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January 07, 1933 - Image 5

Resource type:
The Michigan Daily, 1933-01-07

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Pi'of. Brumm
Reads Play At
Arts And Crafts Dmsjo
Of Ann Arbor Woman'
Club Hears Mrs. Servis
Prof. John L. Brumm of the Jou
nalism department spoke at th
meeting and tea of the drama d
partment of the fine arts divisiont
the Ann Arbor Women's Club whic
was held at 2:30 p. m. Thursday i
the Grand Rapids room of th
Professor Brumm read a politic
satire entitled "The Mayor's Hus
band." The play was given at th
annual press convention held her
recently. An additional feature wa
Mrs. J. T. Bush's reading of "Boot
black," a 'poem.
After the entertainment and
business meeting, tea was serve
Mrs. Maude C. Thompson, preside
of the club, and Mrs. C. H. Eatoz
vice president, poured. Yellow rose
and tapers formed .the table decor
Talks on famous china were a fea
ture of the monthly meeting of th
Arts and Crafts division of the clu
held at 2:30 p. m. Thursday in'th
alumni room of the League.
"The Life and Work of Wedge
Mood," was the subject of an infor
mal lecture given by Mrs. G. A. Ser
vis. Several examples of his art wer
displayed. Mrs. R. H. Davidson spok
on "The Life and Work of Spode
at the same time. An additional fea
tore of the meeting was the exhibi
tion of heirloom china, together wit]
a resume of the history of each piece
by the individual members of th(
The Arts and Crafts division's nex
meeting is scheduled for Feb. 2.
Society Produces
Cldren's .Mays
Members of Lambda chapter o
Zeta Phi Eta, women's speech society
have taken up the promotion o
children's plays on campus, feelin
that there is a decided lack of in.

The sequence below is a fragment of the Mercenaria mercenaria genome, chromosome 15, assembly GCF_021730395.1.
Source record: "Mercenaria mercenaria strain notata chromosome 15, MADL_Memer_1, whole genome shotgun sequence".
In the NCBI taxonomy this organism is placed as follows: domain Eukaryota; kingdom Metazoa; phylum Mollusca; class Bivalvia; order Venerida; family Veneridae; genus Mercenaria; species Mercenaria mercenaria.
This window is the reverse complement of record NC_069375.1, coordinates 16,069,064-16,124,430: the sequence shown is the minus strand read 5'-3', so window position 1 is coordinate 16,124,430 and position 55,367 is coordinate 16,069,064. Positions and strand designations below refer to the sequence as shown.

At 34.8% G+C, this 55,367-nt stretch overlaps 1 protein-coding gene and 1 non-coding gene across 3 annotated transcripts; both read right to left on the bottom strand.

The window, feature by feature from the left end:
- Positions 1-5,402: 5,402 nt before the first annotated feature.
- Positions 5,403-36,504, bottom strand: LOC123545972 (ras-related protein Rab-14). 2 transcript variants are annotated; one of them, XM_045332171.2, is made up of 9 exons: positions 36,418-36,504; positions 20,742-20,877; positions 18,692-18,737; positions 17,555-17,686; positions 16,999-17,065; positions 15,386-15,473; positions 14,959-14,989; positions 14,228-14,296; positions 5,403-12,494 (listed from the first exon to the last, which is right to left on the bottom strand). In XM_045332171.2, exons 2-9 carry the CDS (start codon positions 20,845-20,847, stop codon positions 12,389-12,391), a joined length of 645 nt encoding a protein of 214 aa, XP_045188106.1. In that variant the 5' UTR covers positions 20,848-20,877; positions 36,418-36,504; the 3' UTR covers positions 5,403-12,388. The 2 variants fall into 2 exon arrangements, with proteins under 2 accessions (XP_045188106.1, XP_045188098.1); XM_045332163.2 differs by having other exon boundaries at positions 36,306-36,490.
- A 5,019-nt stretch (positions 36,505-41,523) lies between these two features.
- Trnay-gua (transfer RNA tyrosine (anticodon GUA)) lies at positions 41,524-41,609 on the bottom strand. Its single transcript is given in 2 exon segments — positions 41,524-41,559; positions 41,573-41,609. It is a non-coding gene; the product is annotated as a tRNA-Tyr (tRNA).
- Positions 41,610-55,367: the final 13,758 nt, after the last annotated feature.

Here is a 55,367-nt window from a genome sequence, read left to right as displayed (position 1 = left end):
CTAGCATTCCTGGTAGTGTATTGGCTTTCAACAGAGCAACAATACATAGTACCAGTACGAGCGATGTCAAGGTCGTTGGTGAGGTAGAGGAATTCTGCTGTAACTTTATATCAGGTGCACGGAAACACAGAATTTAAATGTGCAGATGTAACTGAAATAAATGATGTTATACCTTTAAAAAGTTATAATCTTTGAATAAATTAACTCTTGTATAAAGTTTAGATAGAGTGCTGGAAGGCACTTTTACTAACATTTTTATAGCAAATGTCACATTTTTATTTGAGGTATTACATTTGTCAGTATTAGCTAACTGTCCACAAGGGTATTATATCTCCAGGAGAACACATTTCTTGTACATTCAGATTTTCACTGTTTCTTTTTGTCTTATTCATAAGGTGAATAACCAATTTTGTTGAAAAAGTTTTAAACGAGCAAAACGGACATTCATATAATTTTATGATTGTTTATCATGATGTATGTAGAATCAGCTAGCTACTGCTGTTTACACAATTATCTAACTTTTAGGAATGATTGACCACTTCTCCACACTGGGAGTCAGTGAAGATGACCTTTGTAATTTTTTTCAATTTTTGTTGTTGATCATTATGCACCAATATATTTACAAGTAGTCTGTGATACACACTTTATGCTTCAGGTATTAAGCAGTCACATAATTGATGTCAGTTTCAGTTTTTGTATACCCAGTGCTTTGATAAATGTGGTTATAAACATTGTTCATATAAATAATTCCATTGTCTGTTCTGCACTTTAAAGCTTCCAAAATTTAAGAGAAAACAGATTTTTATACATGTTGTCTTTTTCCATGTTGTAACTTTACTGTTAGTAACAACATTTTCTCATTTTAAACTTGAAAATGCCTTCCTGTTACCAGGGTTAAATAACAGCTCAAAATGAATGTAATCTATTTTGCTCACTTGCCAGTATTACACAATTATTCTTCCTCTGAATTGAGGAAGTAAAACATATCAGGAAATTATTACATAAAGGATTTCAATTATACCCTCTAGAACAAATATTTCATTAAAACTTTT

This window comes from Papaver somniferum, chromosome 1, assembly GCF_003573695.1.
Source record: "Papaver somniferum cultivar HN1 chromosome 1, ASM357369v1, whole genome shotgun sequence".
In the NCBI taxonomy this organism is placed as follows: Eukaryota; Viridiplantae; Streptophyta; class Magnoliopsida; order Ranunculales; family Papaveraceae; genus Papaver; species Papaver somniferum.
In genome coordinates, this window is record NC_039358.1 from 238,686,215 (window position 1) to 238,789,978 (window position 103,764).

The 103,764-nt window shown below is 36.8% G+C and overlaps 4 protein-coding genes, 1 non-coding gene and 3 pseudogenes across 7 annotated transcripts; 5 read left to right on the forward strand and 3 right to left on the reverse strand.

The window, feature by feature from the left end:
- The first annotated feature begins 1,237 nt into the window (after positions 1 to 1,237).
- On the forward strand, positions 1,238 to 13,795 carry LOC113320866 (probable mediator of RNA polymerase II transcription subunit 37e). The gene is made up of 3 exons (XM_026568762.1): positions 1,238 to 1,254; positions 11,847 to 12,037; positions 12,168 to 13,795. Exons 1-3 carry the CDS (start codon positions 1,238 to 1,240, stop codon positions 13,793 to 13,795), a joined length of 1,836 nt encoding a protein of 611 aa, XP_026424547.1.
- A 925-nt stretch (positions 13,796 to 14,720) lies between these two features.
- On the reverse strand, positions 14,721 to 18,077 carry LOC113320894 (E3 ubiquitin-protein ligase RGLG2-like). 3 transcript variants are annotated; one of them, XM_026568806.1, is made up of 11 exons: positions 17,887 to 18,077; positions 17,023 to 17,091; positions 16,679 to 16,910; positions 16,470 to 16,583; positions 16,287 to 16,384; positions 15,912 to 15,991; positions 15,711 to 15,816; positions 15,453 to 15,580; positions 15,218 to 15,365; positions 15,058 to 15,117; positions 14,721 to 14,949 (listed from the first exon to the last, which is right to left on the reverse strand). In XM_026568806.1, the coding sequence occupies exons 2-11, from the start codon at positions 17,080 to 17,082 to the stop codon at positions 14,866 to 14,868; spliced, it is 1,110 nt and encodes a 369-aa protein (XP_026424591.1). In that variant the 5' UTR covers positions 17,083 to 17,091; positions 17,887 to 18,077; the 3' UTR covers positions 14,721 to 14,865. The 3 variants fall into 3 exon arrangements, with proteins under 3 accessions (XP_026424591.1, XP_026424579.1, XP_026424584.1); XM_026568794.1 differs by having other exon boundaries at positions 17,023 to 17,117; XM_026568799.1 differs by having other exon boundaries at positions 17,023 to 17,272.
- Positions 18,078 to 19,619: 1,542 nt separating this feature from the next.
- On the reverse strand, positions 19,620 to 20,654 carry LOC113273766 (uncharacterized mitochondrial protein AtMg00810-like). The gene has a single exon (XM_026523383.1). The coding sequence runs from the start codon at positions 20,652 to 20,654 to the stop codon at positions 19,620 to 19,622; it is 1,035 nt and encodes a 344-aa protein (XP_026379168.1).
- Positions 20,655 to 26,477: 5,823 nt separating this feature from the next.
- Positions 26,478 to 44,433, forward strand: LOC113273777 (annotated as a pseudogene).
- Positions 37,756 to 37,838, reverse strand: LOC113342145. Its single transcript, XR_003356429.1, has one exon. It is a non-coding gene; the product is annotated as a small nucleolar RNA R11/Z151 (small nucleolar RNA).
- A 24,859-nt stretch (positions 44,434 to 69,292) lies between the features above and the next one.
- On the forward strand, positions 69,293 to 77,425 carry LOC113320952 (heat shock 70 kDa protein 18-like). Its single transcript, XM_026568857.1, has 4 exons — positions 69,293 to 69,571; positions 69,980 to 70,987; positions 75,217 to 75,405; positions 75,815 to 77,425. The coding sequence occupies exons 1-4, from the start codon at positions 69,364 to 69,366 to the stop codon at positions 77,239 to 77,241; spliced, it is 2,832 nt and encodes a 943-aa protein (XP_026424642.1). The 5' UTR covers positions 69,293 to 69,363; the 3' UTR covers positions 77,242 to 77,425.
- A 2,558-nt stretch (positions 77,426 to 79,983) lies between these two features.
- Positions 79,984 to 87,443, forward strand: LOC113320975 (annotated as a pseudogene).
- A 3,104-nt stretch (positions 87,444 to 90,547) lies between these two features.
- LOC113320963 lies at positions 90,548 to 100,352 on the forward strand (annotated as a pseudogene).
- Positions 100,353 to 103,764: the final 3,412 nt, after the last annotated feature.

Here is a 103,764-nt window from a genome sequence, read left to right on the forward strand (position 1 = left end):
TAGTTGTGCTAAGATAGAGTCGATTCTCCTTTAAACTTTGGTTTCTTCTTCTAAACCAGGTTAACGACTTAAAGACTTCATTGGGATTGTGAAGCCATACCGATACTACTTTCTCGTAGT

structive juvenile entertainment.
a The first of the plays were given
at the Lydia Mendelssohn Theatr
in November. "Snow White and Rose
Red" and "Cinderella," a shadow
pantomime, were produced at this
time and met with great success.
Three one-act plays in a series en-
titled "Sir David Littleboy"' will be
given the morning of Jan. 21 in Lydia
Mendelssohn Theatre. Mrs. Marian
Moore, a graduate student and a
charter member of this chapter, will
direct. Evelyn Wolford is general
chairman of the project.
Pian' Recital Gven
By Maud Okkelberg
Maud Okkelberg assistant profes-
sor of piano, will give a recital in
the faculty concert series at 4:15
p. m. Sunday in Hill Auditroium.
Professor Okkleberg has spent several
years abroad in supplementary study
and has won distinction as a per-
On this occasion, her last appear-
ance in Ann Arbor before her de-
parture early in February for several
months abroad, she will play the
following program; Chaconne, by
Bach-Busoni; Allegretto and Intro-
duzione e Finale of Sonate-Balade,
op. 27, by N. Medtner; Ballade, op.
52, by Chopin; La Vallee des Cloches,

by Ravel; and Terek, by Liapounow.


Bright Wools For
Spring season, Are
Seen on Carnpls
g We dislike being pessimistic, but
regardless of balmy breezes, and that
n tired-feeling, it is not spring yet, and
s if you must express yourself let your
hatghave atouch of straw, or a new
bright wool dress (there are going
to be plenty of wools this spring) to